Two seed industry employees have dropped out of a fact-finding group that was charged by the Hawaii Department of Agriculture and Kauai County to evaluate the environmental and health impacts of agricultural pesticide use on Kauai.

Gerardo Rojas Garcia, a site manager at Dow AgroSciences, and Sarah Styan, a senior research manager at DuPont Pioneer, resigned Saturday from the group, which was led by Peter Adler, a mediator at the consulting company ACCORD3.0 Network.

“It is my conclusion that this (Joint Fact Finding) group under your direction has failed in its mission to remain ‘fact based,'” Garcia wrote in his resignation letter to Adler on Monday.

A sign advertises the entrance to Dow AgroSciences in west Kauai on June 16, 2015.

Dow AgroSciences no longer has a member on the fact-find group looking into the effects of pesticide use.

Anita Hofschneider/Civil Beat

He said he had trusted Adler to “let facts and science be the foundation” of the analysis, but “that did not happen at every level.”

“Having members of the group participate on assumptions of their personal opinion and allow their views to be accepted against countless studies provided by the public is simply wrong,” Garcia wrote.

Styan appeared to agree. She wrote in her resignation letter that “the process has been biased and conducted with an unscientific agenda in pursuit of an indefensible outcome.”

“This JFF effort has resulted in a grave disservice to the community as the draft report and very likely the final report and recommendations, are not fact-based, are misleading, are unclear, and have no connection with the evidence,” she wrote.

The state and county commissioned the $175,000 report in response to widespread concerns by Kauai residents regarding the impact of genetically engineered crops on public health and the environment.

In a phone interview, Adler said that he was sorry that Garcia and Styan left and was surprised by their departure. He did not comment on why they left because he had not received their resignation letters at the time of the interview.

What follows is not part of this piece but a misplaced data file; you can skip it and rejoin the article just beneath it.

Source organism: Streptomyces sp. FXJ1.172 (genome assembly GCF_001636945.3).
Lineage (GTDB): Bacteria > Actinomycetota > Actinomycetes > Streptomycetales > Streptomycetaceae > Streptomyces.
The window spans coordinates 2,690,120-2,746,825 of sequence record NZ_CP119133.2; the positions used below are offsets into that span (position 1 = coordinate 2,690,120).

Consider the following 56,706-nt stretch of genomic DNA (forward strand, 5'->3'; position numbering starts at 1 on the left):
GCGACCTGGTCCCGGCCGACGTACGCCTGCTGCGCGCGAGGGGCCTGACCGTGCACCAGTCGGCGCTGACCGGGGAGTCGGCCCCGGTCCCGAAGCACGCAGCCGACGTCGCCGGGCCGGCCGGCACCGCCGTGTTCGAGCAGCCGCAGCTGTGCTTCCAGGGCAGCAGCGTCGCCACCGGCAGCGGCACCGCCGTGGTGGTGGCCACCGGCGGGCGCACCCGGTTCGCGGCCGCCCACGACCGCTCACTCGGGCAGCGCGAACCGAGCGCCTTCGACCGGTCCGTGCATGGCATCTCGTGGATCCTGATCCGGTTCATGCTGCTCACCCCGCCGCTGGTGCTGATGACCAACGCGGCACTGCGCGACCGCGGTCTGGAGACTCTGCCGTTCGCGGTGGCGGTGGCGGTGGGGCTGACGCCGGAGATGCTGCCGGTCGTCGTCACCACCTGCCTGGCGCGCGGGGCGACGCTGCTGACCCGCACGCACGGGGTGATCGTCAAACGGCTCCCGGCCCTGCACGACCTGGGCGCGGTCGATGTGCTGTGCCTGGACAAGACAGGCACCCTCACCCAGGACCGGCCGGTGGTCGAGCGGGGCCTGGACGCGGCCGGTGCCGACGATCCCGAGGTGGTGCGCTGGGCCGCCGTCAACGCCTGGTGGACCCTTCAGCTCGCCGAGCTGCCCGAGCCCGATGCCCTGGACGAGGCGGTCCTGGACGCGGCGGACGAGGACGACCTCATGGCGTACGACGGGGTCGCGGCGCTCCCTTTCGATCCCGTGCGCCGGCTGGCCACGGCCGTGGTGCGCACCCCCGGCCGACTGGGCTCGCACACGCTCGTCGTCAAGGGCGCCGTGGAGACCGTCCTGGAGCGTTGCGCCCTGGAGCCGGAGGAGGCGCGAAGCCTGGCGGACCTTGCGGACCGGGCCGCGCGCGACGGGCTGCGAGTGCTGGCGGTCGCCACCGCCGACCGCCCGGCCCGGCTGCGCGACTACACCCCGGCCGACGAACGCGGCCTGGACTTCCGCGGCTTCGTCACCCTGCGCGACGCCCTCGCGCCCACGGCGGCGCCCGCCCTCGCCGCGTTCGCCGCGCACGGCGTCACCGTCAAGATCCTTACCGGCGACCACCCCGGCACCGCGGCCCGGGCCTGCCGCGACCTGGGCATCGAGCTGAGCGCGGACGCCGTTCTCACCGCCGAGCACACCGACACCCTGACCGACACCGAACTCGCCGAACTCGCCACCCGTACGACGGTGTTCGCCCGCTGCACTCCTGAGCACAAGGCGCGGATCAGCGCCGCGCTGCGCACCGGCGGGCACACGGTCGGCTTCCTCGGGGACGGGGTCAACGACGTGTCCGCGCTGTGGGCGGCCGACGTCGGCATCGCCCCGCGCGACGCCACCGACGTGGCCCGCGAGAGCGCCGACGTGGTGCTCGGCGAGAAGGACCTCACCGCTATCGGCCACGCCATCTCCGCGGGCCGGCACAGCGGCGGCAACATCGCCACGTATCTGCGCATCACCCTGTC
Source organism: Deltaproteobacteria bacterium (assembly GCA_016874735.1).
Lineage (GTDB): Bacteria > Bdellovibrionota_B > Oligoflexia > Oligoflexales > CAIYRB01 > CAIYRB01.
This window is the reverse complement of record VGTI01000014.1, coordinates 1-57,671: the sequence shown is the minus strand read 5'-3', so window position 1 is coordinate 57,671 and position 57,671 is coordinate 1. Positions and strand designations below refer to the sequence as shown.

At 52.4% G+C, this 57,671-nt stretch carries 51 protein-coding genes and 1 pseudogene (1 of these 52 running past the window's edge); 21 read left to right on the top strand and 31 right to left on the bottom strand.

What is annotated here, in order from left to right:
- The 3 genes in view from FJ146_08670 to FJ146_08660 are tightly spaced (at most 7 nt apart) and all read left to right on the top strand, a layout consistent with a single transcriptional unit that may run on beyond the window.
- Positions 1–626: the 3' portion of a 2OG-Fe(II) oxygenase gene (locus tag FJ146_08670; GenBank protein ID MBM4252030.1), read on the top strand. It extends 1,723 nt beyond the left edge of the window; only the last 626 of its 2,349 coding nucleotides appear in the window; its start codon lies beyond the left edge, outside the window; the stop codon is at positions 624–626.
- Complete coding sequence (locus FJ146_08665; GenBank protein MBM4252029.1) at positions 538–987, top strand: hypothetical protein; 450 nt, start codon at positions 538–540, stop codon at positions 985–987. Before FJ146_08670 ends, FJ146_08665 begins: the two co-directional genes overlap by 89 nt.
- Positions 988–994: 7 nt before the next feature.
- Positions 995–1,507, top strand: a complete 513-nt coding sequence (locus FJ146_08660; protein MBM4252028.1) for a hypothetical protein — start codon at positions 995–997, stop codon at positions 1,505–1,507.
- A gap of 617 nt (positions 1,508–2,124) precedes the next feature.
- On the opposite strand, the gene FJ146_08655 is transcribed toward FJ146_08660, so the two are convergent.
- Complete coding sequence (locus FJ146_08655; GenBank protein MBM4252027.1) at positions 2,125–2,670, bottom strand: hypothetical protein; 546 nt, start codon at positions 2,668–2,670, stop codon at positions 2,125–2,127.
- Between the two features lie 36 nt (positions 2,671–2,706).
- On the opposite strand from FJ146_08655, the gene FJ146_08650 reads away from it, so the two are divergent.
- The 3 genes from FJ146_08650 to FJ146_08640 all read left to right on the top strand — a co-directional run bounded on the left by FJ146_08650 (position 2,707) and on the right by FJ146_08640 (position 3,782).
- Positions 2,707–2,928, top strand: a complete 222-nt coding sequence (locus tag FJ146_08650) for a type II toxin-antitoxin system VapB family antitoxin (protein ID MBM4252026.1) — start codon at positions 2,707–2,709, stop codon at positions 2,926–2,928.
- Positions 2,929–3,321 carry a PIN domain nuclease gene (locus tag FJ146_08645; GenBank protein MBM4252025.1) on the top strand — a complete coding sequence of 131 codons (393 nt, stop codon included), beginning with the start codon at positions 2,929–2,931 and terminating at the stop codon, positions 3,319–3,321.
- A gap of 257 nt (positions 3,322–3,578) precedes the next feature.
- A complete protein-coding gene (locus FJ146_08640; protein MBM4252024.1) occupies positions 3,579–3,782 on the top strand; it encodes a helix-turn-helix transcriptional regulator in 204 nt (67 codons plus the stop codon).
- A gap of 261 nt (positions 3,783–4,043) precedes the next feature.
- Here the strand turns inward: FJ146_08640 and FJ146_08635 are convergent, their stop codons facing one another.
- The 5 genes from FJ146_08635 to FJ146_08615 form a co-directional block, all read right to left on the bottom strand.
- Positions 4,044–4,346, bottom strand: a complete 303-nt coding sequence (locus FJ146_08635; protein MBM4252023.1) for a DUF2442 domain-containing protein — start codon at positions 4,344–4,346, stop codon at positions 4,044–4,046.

It’s not the first time someone has left the Joint Fact-Finding group, which Adler describes on his website as “a rigorous, facilitated process that engages stakeholders, rights-holders, and scientific and technical experts in an analytical dialogue to resolve or narrow factual disputes.”

Roy Yamakawa, retired county administrator for the University of Hawaii’s College of Tropical Agriculture and Human Resources, resigned Jan. 3.

The remaining members include organic farmer Louisa Wooton; Adam Asquith, who holds a doctorate in entomology and works at the University of Hawaii Sea Grant College Program; Lee Evslin, a semi-retired physician; Kathleen West-Hurd, an expert in planning and land use; retired surgeon Douglas Wilmore; and Kawika Winter, director of the Limahuli Garden and Preserve.

A draft version of the group’s report published March 9 said that there’s no statistically significant evidence that genetically modified farming has harmed the health of Kauai residents or the island’s environment, but emphasized missing data on pesticide applications and health trends hindered the analysis.

It called for the county, state and federal government to strengthen regulation of pesticide use by requiring buffer zones and mandatory disclosure of what chemicals companies apply, where, and in what amounts. Activists have been urging the Hawaii Legislature to adopt such laws for years.

Bennette Misalucha, executive director of the seed industry trade group Hawaii Crop Improvement Association, issued a statement saying that the trade industry cannot speak for any of the members who dropped out, but hopes that the final version of the report will reflect community feedback.

The trade group’s comments on the report were highly critical.

“We would like to reiterate our opinion that the language of this draft report indicates that the Joint Fact Finding Group was likely influenced by the anti-industry preconceptions of the majority of its members,” the organization wrote in its comments on the draft report. “Significant corrections, clarifications, and revisions must be made to ensure the report has a factual basis and maintains consistency with the guidelines set out originally to help ensure that the intent of this report was met.”

Advocacy groups that support greater regulation of agricultural pesticides have generally praised the Joint Fact Finding report. Eighteen environmental organizations signed onto comments that called the report “excellent” and “comprehensive” while offering several pages of suggestions for improving the draft.

Adler said it will likely take until the end of the month, or possibly longer, to review all of the comments.

“Those who remain are committed to doing good work and thorough work,” he said.

He said he hopes that the “procedural drama” of losing members doesn’t detract from the final report.

“The product needs to rise or fall or stand on its own merits,” he said.

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